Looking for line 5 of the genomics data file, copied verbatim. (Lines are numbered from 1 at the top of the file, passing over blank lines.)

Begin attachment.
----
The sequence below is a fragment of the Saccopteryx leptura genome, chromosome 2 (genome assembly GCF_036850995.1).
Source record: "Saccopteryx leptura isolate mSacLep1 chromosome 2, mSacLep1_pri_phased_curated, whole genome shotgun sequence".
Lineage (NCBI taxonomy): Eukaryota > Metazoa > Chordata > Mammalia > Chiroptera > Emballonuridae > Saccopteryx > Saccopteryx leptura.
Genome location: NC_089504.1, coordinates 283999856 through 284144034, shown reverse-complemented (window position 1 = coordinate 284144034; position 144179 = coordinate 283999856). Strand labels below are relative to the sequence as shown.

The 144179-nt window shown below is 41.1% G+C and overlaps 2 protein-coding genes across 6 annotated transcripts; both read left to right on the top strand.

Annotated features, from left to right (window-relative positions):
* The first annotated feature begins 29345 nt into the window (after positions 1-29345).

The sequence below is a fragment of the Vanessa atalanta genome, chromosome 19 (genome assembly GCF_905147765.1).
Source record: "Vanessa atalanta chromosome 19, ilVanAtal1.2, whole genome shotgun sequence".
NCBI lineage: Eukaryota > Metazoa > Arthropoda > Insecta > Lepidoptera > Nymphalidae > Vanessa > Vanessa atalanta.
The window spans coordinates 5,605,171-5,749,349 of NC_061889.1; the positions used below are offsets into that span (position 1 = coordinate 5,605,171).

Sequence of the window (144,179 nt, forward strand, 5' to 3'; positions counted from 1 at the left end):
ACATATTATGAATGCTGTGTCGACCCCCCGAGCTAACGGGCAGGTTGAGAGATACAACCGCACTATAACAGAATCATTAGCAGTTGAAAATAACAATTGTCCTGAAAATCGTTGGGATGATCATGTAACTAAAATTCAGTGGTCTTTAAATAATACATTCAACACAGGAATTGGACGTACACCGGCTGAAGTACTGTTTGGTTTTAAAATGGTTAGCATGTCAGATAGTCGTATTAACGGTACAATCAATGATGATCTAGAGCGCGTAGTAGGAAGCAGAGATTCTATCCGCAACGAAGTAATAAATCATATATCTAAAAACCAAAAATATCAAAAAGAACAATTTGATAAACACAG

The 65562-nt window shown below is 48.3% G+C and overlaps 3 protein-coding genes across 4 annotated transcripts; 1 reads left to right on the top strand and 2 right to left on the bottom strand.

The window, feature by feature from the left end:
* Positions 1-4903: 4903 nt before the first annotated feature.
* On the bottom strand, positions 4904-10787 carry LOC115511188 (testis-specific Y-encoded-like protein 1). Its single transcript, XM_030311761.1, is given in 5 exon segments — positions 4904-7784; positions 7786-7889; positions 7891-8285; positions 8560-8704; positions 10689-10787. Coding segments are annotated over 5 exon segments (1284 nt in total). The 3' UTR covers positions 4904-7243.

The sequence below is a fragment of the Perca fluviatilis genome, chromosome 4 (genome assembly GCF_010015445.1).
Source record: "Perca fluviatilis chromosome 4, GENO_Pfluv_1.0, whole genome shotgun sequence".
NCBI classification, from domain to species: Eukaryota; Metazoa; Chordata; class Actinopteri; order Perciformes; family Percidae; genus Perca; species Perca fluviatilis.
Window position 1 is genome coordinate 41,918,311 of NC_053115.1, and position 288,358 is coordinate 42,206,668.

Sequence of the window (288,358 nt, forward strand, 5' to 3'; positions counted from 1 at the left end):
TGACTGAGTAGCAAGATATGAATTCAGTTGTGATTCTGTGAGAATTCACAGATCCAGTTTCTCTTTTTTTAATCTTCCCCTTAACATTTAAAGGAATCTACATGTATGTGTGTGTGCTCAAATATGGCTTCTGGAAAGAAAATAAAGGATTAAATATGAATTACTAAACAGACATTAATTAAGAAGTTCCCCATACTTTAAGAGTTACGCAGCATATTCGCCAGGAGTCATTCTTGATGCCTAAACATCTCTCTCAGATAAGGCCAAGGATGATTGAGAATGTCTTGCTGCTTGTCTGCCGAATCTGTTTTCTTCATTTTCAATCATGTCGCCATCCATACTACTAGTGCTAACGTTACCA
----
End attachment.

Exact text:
The 144179-nt window shown below is 41.1% G+C and overlaps 2 protein-coding genes across 6 annotated transcripts; both read left to right on the top strand.